Building on the Traditions of Communal Food Preparation

By late fall, The Working Centre will welcome Maurita’s Kitchen into its array of Community Tools projects. Located at 66 Queen, Maurita’s Kitchen will offer a facility for:

  • processing harvest from GROW Herbal
  • offering natural food cooking and canning workshops
  • offering food safety training sessions
  • expanding bread making opportunities
  • preparing retail food products to be sold at the Front Window at 43 Queen
  • assisting new small food entrepreneurs

Maurita’s Kitchen will compliment Working Centre Urban Agriculture projects by providing a certified kitchen for processing, learning and gathering around food projects. These projects include:

  • GROW Herbal Gardens: Offers volunteers a half-acre garden of therapy, enterprise and training to maintain it. The GROW garden produces quality culinary and medicinal herbs, seedlings, herbal related products and herbal crafting workshops.
  • Queen Street Bake Oven: A wood-fired bake oven located at Queen Greens Community Garden in downtown Kitchener. The bake oven, built by The Working Centre, with a grant from ACE Bakery, offers baking workshops, pizza days, bread baking and community use. Volunteers contribute as bakers and fire builders.
  • Kitchen Community Garden: This one-acre garden grows bushels of fresh organic vegetables, berries, herbs and flowers for St. John’s Kitchen. Located on a farm, on the outskirts of the city, the garden provides a unique opportunity for patrons to participate in the work of growing food.
  • Whole Food Box Community Supported Agriculture: The Working Centre has supported a 50 member CSA food box program, supporting local farmers and providing a wide selection of seasonal, organically grown produce at affordable prices. Members participate in canning workshops, farm tours, workdays and more.
  • Youth Mentorship in Urban Agriculture: This summer up to 12 youth have participated in a training experience funded through HRSDC to learn first hand about organic market gardening, herbal gardening and herbal product development, and artisan baking and food preparation.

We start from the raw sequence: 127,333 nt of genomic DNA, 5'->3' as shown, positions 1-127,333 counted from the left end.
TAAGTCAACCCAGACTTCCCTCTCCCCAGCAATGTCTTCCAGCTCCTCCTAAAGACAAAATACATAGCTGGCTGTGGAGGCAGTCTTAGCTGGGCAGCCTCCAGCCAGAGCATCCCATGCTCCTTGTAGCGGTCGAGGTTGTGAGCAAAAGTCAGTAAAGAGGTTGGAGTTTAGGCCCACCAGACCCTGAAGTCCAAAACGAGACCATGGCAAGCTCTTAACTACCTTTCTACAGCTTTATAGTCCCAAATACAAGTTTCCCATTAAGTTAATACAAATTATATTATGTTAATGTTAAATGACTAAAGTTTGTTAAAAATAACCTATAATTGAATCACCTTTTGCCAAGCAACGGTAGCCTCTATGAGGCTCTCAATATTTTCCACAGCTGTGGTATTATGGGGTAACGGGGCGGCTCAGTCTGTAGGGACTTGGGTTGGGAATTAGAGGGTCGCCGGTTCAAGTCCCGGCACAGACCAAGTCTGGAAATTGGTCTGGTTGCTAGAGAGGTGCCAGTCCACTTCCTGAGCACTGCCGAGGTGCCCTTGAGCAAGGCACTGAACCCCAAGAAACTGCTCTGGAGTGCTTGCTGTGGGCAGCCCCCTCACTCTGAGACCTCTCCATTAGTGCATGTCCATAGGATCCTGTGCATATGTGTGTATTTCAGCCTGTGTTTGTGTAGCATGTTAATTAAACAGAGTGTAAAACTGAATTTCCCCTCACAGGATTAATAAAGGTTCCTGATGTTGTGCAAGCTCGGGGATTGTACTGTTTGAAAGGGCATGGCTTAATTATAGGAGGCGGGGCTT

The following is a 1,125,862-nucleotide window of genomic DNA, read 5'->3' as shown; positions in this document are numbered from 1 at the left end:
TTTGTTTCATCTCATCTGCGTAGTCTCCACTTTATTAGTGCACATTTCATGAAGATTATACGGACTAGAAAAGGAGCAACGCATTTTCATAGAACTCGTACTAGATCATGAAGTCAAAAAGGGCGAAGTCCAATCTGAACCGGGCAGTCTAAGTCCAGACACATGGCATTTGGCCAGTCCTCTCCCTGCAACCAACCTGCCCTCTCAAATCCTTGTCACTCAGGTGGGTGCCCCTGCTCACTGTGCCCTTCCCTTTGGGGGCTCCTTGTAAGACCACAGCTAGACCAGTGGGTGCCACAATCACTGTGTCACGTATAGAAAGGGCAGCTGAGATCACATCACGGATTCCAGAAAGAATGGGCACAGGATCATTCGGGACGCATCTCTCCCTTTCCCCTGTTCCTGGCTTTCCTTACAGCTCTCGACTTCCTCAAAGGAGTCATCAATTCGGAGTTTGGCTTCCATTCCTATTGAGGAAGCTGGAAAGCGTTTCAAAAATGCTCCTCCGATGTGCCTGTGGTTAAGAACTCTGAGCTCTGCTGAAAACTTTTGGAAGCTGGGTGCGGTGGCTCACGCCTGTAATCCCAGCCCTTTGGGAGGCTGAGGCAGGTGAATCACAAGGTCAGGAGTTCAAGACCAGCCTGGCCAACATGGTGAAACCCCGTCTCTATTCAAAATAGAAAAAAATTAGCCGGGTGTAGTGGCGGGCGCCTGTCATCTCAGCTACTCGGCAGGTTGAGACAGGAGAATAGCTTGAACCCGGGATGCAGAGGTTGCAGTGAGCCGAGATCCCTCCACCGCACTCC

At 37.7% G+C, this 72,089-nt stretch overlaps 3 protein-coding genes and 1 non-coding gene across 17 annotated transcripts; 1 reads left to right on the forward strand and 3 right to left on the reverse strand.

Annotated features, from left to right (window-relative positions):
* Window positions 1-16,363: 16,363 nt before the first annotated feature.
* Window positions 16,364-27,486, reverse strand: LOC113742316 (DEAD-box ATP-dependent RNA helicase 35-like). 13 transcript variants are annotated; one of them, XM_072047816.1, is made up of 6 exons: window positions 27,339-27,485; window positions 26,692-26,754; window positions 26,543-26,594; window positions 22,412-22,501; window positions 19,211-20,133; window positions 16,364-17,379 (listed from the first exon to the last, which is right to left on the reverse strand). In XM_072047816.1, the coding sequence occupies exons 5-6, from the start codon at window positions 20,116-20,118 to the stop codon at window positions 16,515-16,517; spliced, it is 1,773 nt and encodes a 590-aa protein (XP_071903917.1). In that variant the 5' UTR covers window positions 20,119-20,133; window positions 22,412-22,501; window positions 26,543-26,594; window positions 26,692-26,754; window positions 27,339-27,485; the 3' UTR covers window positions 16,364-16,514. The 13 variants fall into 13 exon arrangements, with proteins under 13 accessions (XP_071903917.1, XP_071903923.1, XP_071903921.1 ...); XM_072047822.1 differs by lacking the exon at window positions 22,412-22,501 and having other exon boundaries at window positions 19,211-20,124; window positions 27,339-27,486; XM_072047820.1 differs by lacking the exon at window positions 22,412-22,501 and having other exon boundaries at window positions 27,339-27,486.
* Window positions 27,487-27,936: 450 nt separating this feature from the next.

The Working Centre’s urban agriculture projects have as their main goal the teaching of the food cycle. As Wendell Berry makes clear, too few of us know where our food comes from or the way packaged food products are prepared. Through these different projects, we offer the combined experience of growing and cooking food. These two are usually separated but they need not be. Urban agriculture creates many opportunities for individuals to participate in the art of turning soil, compost and seed into vegetables and the art of preparing fresh vegetables and grains into delicious meals.

In a similar way, there is a gap between the hard work and skill necessary to produce food and how little that work and effort is acknowledged. Our society is poorer when it forgets that the food cycle is mostly a labour of love. Even if most want to ignore such labour, one of the most basic human means is digging up soil, adding compost, seeding and nurturing that plant as it grows. At the heart of communal celebrations are people coming together to prepare feasts that are served to all. Community builds from the traditions of food preparation that the many participate in.

These are the traditions and hopes that we bring to the establishment of Maurita’s Kitchen, a community kitchen that will build on the communal nature of food preparation. We are pleased that the name Maurita’s Kitchen comes from Maurita McCrystal, The Working Centre’s Board President for 15 years, who passed away after a two-year illness with cancer. For Maurita, social justice was ensuring that St. John’s Kitchen could serve a meal each day and that those looking for work or with few resources would have a community-based centre that would provide support and assistance.

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